HYDERABAD: Undeterred by the ongoing strike in the Telangana State Road Transport Corporation (RTC) that entered fourth week this weekend, Chief Minister K. Chandrasekhar Rao (KCR) has made it clear that nothing short of restructuring of the state-owned corporation that results in part-privatisation would solve its problems. The RTC strike has become a burning issue, causing suicide of two RTC employees.

Efforts are underway to force or persuade a section of striking employees to join duties by Monday when the High Court would hear a batch of petitions on the strike. During its last hearing last week, the High Court suggested that both the parties—the government and the employees—come closer to talks so that the impasse can be resolved.

A total 48,000 employees of RTC are on strike since 5 October, thus crippling services of around 10,500 buses that transport around 40 lakh passengers daily. The government hired around 5,000 buses, cabs and other transport vehicles to ply on roads to mitigate the problems of passengers. There has been a steep fall in bus services in rural and remote areas.

For the woes of the public transporter, the Chief Minister has blamed the trade unions in the RTC that formed into a joint action committee (JAC) . Addressing a gathering after the win of his TRS candidate in the Huzurnagar Assembly by-election on Thursday, the Chief Minister said that the recognised unions were responsible for the financial problems of the corporation through frequent strikes.

The unions in their competitive politics to secure recognised status in the corporation had been giving strike calls on and off, mostly on flimsy grounds, thus financially bleeding the RTC over the years, said KCR. He blamed the unions for going for strike this month at the onset of the festival season of Batukamma, Dussehra and Diwali, which is a profitable period for RTC.

“The RTC in its present form will not and cannot survive for 1,000%,” he made it clear while addressing the media at his official residence Pragati Bhavan on Thursday evening. The Chief Minister also flatly turned down the demand of striking employees that RTC be merged with the government, as has been done in neighbouring Andhra Pradesh.

The Chief Minister, who earlier held the portfolio of transport in the Cabinet of Chandrababu Naidu from 1997 to 1999, has held a series of discussions with experts and officials in the last few weeks. “I am the one who has immense knowledge about the functioning and problems of RTC as a former RTC minister. Only a structural change (meaning part-privatisation) can save it,” he said.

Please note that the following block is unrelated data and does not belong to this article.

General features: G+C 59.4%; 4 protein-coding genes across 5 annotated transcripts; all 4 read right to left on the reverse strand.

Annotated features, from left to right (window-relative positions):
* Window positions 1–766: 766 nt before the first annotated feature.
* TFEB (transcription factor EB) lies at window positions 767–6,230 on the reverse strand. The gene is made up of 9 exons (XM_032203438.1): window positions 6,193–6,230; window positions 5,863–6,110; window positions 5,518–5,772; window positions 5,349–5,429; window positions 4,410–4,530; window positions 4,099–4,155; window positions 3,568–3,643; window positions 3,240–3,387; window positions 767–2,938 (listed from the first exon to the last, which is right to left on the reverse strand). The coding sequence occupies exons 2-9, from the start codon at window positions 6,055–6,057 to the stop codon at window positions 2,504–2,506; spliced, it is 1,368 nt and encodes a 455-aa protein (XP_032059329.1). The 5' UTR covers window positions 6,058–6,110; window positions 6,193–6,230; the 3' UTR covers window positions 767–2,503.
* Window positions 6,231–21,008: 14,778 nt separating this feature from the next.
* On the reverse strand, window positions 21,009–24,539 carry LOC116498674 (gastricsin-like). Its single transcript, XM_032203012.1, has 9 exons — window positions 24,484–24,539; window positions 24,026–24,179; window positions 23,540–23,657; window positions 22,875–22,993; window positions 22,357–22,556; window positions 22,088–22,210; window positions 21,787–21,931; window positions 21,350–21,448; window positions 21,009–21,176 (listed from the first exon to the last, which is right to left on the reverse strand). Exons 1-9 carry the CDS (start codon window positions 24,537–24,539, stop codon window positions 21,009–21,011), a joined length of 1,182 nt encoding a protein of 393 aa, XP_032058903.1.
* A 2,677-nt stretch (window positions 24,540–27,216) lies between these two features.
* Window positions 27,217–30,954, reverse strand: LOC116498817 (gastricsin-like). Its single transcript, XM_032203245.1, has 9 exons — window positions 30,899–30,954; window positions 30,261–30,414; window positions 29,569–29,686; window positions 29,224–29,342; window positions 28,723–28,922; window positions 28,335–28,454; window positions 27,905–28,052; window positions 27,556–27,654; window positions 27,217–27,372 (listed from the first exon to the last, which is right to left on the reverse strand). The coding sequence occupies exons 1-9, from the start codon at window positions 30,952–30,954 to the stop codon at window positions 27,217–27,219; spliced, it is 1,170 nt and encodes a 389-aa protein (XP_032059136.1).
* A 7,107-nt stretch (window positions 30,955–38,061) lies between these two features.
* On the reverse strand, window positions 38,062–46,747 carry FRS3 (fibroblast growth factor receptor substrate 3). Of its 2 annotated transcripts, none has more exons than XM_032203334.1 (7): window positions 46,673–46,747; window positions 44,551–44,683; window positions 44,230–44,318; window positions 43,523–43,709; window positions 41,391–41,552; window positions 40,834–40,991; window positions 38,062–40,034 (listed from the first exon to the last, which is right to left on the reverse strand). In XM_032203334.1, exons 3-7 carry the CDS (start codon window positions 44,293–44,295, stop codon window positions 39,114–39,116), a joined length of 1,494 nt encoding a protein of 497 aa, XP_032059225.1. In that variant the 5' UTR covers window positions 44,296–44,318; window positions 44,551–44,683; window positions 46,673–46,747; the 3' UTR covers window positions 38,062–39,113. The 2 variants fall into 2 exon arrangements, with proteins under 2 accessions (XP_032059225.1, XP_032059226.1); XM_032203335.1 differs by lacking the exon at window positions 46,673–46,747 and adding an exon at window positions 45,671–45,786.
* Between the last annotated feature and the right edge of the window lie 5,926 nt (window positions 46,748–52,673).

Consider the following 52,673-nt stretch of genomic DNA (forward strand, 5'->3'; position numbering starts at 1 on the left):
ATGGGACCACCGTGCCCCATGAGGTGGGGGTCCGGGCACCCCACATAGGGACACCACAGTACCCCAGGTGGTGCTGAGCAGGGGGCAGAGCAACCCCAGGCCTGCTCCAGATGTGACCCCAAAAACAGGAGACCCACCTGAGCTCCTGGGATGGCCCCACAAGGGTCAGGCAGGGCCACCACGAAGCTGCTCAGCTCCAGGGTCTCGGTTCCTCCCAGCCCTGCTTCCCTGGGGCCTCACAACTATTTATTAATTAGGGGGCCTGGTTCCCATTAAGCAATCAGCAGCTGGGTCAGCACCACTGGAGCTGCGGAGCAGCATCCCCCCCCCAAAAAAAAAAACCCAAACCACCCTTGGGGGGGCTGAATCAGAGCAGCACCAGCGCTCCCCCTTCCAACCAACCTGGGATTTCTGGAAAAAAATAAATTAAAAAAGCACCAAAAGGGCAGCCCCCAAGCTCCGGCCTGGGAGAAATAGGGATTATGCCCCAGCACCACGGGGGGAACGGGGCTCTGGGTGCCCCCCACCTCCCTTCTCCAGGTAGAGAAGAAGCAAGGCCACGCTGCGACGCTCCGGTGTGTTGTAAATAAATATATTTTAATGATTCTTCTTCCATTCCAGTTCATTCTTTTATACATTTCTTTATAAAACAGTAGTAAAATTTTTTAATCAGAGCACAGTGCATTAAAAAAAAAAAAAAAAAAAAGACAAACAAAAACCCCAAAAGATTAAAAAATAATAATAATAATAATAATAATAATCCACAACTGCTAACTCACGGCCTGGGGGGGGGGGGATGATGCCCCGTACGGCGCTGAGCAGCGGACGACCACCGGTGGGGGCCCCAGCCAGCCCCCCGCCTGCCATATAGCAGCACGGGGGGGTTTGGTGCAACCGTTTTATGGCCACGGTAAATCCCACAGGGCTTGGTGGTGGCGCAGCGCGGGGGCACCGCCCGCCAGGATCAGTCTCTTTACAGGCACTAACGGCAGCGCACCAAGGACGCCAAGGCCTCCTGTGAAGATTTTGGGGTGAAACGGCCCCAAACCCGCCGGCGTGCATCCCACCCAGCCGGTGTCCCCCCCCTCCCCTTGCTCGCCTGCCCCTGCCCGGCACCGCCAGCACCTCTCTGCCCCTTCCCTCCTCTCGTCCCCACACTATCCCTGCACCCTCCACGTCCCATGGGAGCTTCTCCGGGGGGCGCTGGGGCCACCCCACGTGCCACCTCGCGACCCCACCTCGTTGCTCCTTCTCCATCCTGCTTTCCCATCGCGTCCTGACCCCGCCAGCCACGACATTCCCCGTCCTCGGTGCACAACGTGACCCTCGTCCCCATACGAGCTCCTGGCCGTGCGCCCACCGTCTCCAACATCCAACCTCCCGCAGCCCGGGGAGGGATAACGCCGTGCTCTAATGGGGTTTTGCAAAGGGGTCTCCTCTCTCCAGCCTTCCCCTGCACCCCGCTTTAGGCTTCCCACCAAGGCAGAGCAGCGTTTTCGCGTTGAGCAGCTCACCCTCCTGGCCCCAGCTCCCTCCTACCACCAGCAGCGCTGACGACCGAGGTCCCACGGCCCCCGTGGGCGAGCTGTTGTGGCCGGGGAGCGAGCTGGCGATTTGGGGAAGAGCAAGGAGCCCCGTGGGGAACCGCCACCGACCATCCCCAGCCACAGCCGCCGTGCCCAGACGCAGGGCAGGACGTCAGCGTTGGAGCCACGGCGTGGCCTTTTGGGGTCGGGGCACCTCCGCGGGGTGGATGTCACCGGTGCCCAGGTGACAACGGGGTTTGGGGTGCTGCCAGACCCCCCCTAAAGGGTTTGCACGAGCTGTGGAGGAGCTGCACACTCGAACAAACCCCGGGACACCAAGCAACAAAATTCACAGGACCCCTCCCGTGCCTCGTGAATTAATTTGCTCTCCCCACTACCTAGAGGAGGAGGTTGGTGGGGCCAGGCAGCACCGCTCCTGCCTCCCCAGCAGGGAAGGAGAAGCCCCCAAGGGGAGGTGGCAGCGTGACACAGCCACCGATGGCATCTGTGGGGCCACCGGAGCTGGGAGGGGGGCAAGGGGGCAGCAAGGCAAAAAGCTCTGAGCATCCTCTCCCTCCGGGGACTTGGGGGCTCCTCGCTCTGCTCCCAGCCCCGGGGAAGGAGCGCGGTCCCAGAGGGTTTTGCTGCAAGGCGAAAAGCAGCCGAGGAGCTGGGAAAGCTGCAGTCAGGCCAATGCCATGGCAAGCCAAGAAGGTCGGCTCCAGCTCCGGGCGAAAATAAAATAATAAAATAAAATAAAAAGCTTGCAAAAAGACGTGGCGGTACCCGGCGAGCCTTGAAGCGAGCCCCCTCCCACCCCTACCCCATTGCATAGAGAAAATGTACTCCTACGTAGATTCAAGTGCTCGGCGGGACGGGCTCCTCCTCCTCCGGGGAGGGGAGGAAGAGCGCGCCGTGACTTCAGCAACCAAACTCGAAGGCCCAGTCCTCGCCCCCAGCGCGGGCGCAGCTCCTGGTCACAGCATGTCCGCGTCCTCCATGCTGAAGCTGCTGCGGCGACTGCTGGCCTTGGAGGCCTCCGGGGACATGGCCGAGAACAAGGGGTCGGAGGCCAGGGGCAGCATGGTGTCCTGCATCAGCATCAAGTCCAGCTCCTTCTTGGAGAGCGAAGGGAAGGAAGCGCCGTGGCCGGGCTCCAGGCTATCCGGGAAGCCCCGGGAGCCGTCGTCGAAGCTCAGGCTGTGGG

The Motor Vehicles (Amendment) Act 2019, which came into force from 1 September, all over the country appears to be the rule book for KCR to bring in these structural changes. The Chief Minister told the media that the BJP leaders who had been backing the RTC strike and privatisation of the corporation should go and discuss the same with Prime Minister Narendra Modi who is also a BJP leader and who brought in the Act.

“The amended MV Act that was framed based on wider consultations with a group of ministers from the states, clearly states that the state governments should take the responsibility of improving the public transport in the needy areas,” the Chief Minister said. He claimed that he, as the CM, can issue route permits private buses in specified areas for the benefit of the public.

Officials in the CM’s office told this newspaper that the Chief Minister was referring to Clause 31 in the Act which says that the state government can issue permits to private players for the good of public, trade and industry and to promote competitiveness among the transport service providers in any area of desirability, keeping in view the local requirements. This Clause is inserted in the Clause 67 of the principal Act.

Keeping this in view, KCR now plans to issue another 2,100 permits for private bus operators, in addition to the existing 3,000 hired buses in the RTC that the total component of the private players would be around 50%. This, in a way, would take away the monopoly of trade unions on the RTC services.

“If the strike goes on like this for another five-six days, I will issue 5,000 bus permits so that there can be glut in the transport services and the public will not feel the impact of the strike,” KCR said. He is also planning to write to the Prime Minister, explaining his position on the ongoing RTC strike. A copy of the letter will also be handed over to Governor Tamilisai.

However, the striking JAC leaders lashed out at the CM for threatening them with dire consequences and made it clear that they won’t back out from the stir. “This is not the way a Chief Minister should talk and behave in a democracy like ours. We have every right to go on strike and our stir is legally valid. The CM and his government are responsible for the woes of the RTC,” JAC convener Ashwathama Reddy said.

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